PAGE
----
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THEIR life in town, however it may have
proved to be dust and ashes in Veronica's
mouth, was mightily to the taste of her
husband. One great drawback to his pleasure
at first, was Veronica's perverse determination
to be discontented, as he deemed
it. What could she desire that she had not?
They were rich, young, fond of one another
he at least still loved her, although she
seemed resolved to try to cure him of his
fondness!—and surrounded by companions
who asked nothing better than to be merry
and enjoy themselves! What though this
dowager had declined to be introduced to
her; or that dowdy countess refused her
invitations; or that it had hitherto been
impossible to find a lady to present her at
court? Were not the ladies whom she did
know incomparably more lively and
amusing than these dull persons? And was it
not an incredible perversity in Veronica to
long for that which, had it been offered to
heror so Cesare thoughtshe would have
loathed? The husband and wife had many
a sharp discussion on this score.

When Veronica now told Cesare that he
did not understand this or that, he would
argue the point with vivacity. Indeed but
he did understand: quite as well as she did;
perhaps better! She was but a woman.
And if he were a foreigner in England, he
yet knew the world, it might be that he
even knew the English world, a great deal
more thoroughly than she thought for!
His friends mauvais genre? Bah! Mrs.
Douglas De Raffville was one of the most
fashionable women in London. Lord
George, who had introduced her to them,
said so! She was at any rate very handsome,
very brilliant, and very good-natured:
that they could see for themselves. Per
Bacco! These simagrées on her part were
too amusing! Did she know the history
of the withered little duchess with the
pearls, to whom she had been so civil at
Naples? Then for a day, perhaps, Veronica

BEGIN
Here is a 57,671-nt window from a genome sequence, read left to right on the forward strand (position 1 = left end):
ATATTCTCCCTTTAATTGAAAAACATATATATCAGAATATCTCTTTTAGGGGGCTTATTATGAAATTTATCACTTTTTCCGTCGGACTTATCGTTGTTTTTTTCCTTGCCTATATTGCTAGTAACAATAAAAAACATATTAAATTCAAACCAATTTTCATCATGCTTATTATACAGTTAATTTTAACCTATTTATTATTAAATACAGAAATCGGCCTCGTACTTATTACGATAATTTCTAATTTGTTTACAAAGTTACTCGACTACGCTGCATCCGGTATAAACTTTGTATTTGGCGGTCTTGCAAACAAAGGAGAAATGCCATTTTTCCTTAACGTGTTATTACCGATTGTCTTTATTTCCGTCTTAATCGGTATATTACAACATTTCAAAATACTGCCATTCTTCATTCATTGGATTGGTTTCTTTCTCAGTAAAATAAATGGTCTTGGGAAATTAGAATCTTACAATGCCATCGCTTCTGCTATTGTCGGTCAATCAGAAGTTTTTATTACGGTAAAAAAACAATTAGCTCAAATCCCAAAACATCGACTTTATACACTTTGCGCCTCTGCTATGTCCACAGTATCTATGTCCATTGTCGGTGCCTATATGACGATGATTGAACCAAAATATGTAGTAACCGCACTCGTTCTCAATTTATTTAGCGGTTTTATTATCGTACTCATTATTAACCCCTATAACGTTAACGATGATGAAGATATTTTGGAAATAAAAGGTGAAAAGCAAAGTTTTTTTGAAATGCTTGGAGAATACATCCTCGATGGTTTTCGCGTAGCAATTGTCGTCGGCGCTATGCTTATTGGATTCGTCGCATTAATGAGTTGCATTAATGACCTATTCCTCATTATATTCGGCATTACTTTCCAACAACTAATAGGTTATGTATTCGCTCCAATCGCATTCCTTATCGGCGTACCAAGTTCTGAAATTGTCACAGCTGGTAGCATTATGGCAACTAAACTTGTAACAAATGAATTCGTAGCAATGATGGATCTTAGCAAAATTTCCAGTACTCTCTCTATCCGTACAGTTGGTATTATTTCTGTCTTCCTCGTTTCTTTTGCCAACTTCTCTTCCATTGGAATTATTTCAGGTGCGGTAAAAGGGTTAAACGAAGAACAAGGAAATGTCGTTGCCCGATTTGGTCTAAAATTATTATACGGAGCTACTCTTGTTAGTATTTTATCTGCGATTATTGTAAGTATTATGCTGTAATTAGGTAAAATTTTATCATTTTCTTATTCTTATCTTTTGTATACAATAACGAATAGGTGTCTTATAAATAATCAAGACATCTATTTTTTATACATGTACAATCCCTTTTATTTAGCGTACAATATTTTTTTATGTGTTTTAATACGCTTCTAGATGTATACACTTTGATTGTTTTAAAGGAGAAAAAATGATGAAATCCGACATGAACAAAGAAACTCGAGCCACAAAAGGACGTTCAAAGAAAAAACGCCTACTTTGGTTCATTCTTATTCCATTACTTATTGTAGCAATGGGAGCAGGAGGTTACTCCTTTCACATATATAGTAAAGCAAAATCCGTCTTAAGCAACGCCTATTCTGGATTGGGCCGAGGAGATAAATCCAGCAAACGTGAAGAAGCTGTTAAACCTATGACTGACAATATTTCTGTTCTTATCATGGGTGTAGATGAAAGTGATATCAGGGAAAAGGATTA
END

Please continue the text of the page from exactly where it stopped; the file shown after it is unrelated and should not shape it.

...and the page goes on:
would break out into wild gaiety. She
would be all ablaze with excitement, until
even the rather noisy mirth of the society
that surrounded her would grow dumb, and
its members would stare at her uneasily, or
indulge in expressive shrugs and grimaces
to each other. These fits of feverish spirits
were invariably followed by prolonged
depression and gloom; sometimes even by
attacks of illness that obliged her to keep
her bed for a day or so. But she would see
no physician. Her husband, more and more
separated from her companionship, and
absorbed in his own pursuits, gradually ceased
to disquiet himself about these strange
fluctuations of health and spirits. There
was no one at hand who cared for her.
Her father wrote rarely and briefly. Maud
was separated from her as though the
thickness of the globe were between them.

One afternoon Veronica was lying half
asleep on a couch in her boudoir. Her
Swiss maid Louise entered the darkened
room quietly, and stood listening.

"Is Madame la Princesse asleep?"

"Eh? What is it? My head aches,"
answered Veronica, in a drowsy voice.

"I should not have ventured to disturb
Madame la Princesse, but the gentleman
was so importunate that the footman begged
me to come and speak with madame."

"A gentleman? I can't see the card by
this light. Tell me the name."